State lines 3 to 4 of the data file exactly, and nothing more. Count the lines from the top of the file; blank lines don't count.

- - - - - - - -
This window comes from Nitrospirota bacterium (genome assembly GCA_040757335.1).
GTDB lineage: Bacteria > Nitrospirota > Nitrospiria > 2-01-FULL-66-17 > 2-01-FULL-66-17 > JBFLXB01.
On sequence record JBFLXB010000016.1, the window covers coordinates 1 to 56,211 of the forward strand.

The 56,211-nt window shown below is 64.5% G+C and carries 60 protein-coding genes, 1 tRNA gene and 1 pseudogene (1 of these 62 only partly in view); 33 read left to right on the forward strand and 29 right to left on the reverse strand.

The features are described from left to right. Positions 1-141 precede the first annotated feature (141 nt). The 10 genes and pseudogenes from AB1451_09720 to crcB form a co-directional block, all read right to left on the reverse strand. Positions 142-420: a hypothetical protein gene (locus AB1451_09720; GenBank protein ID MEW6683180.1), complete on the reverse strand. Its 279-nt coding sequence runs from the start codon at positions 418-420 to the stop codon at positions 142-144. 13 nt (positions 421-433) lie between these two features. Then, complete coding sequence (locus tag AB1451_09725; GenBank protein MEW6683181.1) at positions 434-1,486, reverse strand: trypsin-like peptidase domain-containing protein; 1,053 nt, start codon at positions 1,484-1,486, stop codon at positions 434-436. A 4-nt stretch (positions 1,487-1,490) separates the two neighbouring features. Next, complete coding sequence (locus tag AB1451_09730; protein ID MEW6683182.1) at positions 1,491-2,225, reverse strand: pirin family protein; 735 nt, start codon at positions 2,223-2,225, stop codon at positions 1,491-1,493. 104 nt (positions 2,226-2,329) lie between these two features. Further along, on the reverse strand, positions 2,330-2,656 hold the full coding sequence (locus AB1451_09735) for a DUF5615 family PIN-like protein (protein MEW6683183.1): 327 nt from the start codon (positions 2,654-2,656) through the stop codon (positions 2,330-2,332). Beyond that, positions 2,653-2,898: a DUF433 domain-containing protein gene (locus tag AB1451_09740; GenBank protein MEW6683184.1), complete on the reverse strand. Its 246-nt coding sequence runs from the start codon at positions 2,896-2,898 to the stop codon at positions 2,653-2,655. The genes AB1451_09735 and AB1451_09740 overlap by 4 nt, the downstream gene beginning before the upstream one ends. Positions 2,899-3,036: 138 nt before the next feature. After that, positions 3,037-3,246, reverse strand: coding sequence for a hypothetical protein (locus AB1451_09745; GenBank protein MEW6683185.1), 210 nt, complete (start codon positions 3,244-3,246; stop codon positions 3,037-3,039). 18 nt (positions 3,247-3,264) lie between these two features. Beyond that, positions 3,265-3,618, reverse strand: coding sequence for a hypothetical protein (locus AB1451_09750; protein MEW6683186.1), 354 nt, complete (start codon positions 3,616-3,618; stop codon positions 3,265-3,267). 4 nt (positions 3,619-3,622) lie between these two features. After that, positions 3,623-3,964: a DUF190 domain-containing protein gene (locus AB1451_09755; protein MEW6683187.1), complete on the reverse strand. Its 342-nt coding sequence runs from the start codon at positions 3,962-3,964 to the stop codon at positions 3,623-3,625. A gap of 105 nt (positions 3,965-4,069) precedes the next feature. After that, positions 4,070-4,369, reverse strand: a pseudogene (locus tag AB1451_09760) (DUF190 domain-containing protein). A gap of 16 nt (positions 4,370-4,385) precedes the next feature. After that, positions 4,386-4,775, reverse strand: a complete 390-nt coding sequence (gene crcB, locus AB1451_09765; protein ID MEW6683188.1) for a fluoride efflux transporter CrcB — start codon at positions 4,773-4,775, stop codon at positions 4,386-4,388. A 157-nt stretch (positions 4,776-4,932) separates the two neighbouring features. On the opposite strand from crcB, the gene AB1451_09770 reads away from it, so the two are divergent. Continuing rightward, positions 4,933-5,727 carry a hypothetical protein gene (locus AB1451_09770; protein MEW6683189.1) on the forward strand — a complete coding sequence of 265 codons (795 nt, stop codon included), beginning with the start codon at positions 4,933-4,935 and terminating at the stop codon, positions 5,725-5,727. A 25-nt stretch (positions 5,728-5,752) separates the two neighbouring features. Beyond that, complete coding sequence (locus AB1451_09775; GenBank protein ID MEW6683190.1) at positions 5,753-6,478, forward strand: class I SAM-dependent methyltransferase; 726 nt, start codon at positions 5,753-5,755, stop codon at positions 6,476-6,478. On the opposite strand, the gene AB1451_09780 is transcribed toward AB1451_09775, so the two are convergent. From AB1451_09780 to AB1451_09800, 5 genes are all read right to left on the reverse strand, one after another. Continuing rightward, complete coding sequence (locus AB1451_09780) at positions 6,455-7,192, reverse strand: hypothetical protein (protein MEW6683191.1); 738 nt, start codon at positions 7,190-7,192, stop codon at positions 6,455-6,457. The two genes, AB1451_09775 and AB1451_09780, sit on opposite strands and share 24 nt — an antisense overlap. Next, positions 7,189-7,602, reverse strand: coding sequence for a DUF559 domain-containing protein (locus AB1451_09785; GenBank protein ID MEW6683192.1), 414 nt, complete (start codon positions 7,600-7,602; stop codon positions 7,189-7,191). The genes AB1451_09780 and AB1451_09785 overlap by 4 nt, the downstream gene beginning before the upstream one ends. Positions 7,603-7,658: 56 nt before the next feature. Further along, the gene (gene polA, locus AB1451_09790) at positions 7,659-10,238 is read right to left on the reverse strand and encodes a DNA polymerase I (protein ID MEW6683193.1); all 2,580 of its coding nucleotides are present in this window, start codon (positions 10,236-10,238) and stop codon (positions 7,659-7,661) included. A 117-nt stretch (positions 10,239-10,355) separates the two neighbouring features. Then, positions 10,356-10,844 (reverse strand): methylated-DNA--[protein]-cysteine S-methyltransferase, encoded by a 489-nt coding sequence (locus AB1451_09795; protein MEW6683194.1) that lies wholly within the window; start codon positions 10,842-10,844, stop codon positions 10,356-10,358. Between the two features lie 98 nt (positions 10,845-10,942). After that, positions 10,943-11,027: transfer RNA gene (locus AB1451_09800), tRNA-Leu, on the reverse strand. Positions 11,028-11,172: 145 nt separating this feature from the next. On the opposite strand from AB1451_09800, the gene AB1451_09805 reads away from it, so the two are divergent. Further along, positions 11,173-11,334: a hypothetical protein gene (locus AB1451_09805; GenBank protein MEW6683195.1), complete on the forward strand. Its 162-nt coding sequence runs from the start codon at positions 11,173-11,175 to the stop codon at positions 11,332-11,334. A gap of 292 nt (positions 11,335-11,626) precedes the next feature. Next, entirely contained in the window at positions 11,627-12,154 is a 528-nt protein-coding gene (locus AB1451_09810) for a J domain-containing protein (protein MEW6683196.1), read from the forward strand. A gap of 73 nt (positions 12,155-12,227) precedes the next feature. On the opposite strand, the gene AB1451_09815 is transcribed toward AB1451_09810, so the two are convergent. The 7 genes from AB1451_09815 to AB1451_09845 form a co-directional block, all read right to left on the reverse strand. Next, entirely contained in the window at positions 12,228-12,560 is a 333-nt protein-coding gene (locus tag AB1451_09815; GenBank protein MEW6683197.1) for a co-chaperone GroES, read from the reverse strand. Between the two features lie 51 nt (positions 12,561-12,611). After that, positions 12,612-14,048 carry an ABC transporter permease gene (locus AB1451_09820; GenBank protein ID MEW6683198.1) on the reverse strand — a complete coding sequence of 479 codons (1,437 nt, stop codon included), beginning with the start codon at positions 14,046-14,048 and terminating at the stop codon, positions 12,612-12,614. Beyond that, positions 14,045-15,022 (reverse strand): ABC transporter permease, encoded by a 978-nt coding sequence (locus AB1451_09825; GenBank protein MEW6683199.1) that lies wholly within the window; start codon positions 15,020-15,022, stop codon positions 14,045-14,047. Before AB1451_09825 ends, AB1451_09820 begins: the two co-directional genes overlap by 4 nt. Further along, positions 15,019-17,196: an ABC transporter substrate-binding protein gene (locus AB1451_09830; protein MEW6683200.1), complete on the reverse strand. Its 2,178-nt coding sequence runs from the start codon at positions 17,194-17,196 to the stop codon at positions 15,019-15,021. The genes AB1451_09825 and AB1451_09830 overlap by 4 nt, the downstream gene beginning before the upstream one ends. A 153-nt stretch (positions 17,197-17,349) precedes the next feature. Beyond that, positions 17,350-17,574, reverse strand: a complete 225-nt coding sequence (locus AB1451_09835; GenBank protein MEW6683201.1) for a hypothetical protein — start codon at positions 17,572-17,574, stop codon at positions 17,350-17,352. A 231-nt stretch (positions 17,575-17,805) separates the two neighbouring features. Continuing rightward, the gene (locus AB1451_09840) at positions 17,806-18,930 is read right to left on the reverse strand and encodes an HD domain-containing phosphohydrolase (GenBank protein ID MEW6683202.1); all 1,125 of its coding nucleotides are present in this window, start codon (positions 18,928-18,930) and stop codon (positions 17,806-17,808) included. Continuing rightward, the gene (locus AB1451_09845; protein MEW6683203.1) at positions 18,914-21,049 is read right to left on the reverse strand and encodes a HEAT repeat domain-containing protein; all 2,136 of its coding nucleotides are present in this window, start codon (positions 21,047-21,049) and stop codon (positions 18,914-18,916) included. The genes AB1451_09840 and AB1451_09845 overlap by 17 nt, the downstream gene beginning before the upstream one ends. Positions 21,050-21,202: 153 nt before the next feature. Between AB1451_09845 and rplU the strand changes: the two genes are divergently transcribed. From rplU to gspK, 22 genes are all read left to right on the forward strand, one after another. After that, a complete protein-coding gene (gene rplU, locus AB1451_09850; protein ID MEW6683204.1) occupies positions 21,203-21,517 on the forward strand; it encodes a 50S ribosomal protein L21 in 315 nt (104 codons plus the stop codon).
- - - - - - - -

On sequence record JBFLXB010000016.1, the window covers coordinates 1 to 56,211 of the forward strand.

The 56,211-nt window shown below is 64.5% G+C and carries 60 protein-coding genes, 1 tRNA gene and 1 pseudogene (1 of these 62 only partly in view); 33 read left to right on the forward strand and 29 right to left on the reverse strand.